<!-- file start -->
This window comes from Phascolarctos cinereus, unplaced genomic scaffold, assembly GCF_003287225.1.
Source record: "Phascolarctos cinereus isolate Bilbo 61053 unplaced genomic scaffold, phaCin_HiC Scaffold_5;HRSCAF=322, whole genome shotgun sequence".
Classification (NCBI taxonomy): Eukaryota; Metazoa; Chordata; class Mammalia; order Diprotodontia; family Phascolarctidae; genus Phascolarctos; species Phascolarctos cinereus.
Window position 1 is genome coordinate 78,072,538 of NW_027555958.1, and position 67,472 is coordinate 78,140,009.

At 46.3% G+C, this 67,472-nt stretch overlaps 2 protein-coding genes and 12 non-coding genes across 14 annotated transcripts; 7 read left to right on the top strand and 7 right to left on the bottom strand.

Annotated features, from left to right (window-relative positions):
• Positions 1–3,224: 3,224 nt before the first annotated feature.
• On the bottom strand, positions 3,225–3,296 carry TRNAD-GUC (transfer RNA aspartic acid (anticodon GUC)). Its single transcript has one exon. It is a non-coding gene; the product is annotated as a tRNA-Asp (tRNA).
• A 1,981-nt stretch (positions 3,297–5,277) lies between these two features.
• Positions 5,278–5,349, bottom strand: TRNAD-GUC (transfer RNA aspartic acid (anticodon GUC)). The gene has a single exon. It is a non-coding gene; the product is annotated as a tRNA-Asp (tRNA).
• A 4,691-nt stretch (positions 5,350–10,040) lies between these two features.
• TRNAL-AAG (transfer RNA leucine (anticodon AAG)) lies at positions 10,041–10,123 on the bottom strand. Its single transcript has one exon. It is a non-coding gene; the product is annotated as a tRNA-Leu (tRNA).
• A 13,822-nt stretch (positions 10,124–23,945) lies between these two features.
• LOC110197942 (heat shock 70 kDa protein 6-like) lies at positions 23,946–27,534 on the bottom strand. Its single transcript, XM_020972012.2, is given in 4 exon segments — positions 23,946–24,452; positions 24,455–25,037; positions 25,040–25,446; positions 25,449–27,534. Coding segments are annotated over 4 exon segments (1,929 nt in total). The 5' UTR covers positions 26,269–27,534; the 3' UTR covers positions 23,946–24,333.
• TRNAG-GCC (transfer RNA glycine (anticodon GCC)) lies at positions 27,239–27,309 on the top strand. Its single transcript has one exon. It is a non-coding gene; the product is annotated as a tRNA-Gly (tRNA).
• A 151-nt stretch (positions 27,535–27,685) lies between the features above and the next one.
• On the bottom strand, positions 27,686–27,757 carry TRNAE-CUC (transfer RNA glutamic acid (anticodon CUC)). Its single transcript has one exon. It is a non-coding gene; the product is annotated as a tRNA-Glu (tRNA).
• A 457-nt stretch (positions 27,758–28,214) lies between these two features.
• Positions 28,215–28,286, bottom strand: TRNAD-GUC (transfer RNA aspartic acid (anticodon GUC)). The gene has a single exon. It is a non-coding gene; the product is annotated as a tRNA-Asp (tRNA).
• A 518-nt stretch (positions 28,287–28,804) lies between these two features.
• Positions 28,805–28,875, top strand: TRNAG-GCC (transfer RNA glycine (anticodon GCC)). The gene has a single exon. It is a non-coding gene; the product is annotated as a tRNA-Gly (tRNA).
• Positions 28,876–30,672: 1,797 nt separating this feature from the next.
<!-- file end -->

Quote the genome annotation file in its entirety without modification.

This window comes from Phascolarctos cinereus, unplaced genomic scaffold, assembly GCF_003287225.1.
Source record: "Phascolarctos cinereus isolate Bilbo 61053 unplaced genomic scaffold, phaCin_HiC Scaffold_5;HRSCAF=322, whole genome shotgun sequence".
Classification (NCBI taxonomy): Eukaryota; Metazoa; Chordata; class Mammalia; order Diprotodontia; family Phascolarctidae; genus Phascolarctos; species Phascolarctos cinereus.
Window position 1 is genome coordinate 78,072,538 of NW_027555958.1, and position 67,472 is coordinate 78,140,009.

At 46.3% G+C, this 67,472-nt stretch overlaps 2 protein-coding genes and 12 non-coding genes across 14 annotated transcripts; 7 read left to right on the top strand and 7 right to left on the bottom strand.

Annotated features, from left to right (window-relative positions):
• Positions 1–3,224: 3,224 nt before the first annotated feature.
• On the bottom strand, positions 3,225–3,296 carry TRNAD-GUC (transfer RNA aspartic acid (anticodon GUC)). Its single transcript has one exon. It is a non-coding gene; the product is annotated as a tRNA-Asp (tRNA).
• A 1,981-nt stretch (positions 3,297–5,277) lies between these two features.
• Positions 5,278–5,349, bottom strand: TRNAD-GUC (transfer RNA aspartic acid (anticodon GUC)). The gene has a single exon. It is a non-coding gene; the product is annotated as a tRNA-Asp (tRNA).
• A 4,691-nt stretch (positions 5,350–10,040) lies between these two features.
• TRNAL-AAG (transfer RNA leucine (anticodon AAG)) lies at positions 10,041–10,123 on the bottom strand. Its single transcript has one exon. It is a non-coding gene; the product is annotated as a tRNA-Leu (tRNA).
• A 13,822-nt stretch (positions 10,124–23,945) lies between these two features.
• LOC110197942 (heat shock 70 kDa protein 6-like) lies at positions 23,946–27,534 on the bottom strand. Its single transcript, XM_020972012.2, is given in 4 exon segments — positions 23,946–24,452; positions 24,455–25,037; positions 25,040–25,446; positions 25,449–27,534. Coding segments are annotated over 4 exon segments (1,929 nt in total). The 5' UTR covers positions 26,269–27,534; the 3' UTR covers positions 23,946–24,333.
• TRNAG-GCC (transfer RNA glycine (anticodon GCC)) lies at positions 27,239–27,309 on the top strand. Its single transcript has one exon. It is a non-coding gene; the product is annotated as a tRNA-Gly (tRNA).
• A 151-nt stretch (positions 27,535–27,685) lies between the features above and the next one.
• On the bottom strand, positions 27,686–27,757 carry TRNAE-CUC (transfer RNA glutamic acid (anticodon CUC)). Its single transcript has one exon. It is a non-coding gene; the product is annotated as a tRNA-Glu (tRNA).
• A 457-nt stretch (positions 27,758–28,214) lies between these two features.
• Positions 28,215–28,286, bottom strand: TRNAD-GUC (transfer RNA aspartic acid (anticodon GUC)). The gene has a single exon. It is a non-coding gene; the product is annotated as a tRNA-Asp (tRNA).
• A 518-nt stretch (positions 28,287–28,804) lies between these two features.
• Positions 28,805–28,875, top strand: TRNAG-GCC (transfer RNA glycine (anticodon GCC)). The gene has a single exon. It is a non-coding gene; the product is annotated as a tRNA-Gly (tRNA).
• Positions 28,876–30,672: 1,797 nt separating this feature from the next.